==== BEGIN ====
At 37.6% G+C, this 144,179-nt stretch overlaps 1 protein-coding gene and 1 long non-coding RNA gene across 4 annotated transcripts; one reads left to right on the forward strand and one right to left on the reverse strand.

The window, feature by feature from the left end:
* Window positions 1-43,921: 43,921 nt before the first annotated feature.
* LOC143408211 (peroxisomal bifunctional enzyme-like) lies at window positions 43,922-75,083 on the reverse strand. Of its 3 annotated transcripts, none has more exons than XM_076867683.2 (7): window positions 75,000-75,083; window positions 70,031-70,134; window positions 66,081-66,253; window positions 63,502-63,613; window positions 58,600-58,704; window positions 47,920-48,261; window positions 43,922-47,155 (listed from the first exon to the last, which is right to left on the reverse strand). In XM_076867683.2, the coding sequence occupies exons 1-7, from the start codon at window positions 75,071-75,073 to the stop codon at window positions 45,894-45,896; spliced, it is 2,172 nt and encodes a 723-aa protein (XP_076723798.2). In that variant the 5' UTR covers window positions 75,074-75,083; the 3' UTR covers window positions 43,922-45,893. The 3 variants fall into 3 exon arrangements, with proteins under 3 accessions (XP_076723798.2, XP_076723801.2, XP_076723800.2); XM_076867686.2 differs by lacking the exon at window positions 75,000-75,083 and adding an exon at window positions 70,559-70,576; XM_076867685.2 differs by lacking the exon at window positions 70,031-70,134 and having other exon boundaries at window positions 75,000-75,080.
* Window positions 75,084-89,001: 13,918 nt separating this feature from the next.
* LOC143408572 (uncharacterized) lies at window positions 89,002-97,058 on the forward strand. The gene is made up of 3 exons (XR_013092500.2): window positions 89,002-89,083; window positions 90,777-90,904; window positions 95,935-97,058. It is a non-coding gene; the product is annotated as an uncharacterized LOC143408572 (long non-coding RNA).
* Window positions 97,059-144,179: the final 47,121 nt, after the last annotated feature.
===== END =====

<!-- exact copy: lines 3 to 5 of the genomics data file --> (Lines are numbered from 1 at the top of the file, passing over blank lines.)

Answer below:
* Window positions 1-43,921: 43,921 nt before the first annotated feature.
* LOC143408211 (peroxisomal bifunctional enzyme-like) lies at window positions 43,922-75,083 on the reverse strand. Of its 3 annotated transcripts, none has more exons than XM_076867683.2 (7): window positions 75,000-75,083; window positions 70,031-70,134; window positions 66,081-66,253; window positions 63,502-63,613; window positions 58,600-58,704; window positions 47,920-48,261; window positions 43,922-47,155 (listed from the first exon to the last, which is right to left on the reverse strand). In XM_076867683.2, the coding sequence occupies exons 1-7, from the start codon at window positions 75,071-75,073 to the stop codon at window positions 45,894-45,896; spliced, it is 2,172 nt and encodes a 723-aa protein (XP_076723798.2). In that variant the 5' UTR covers window positions 75,074-75,083; the 3' UTR covers window positions 43,922-45,893. The 3 variants fall into 3 exon arrangements, with proteins under 3 accessions (XP_076723798.2, XP_076723801.2, XP_076723800.2); XM_076867686.2 differs by lacking the exon at window positions 75,000-75,083 and adding an exon at window positions 70,559-70,576; XM_076867685.2 differs by lacking the exon at window positions 70,031-70,134 and having other exon boundaries at window positions 75,000-75,080.
* Window positions 75,084-89,001: 13,918 nt separating this feature from the next.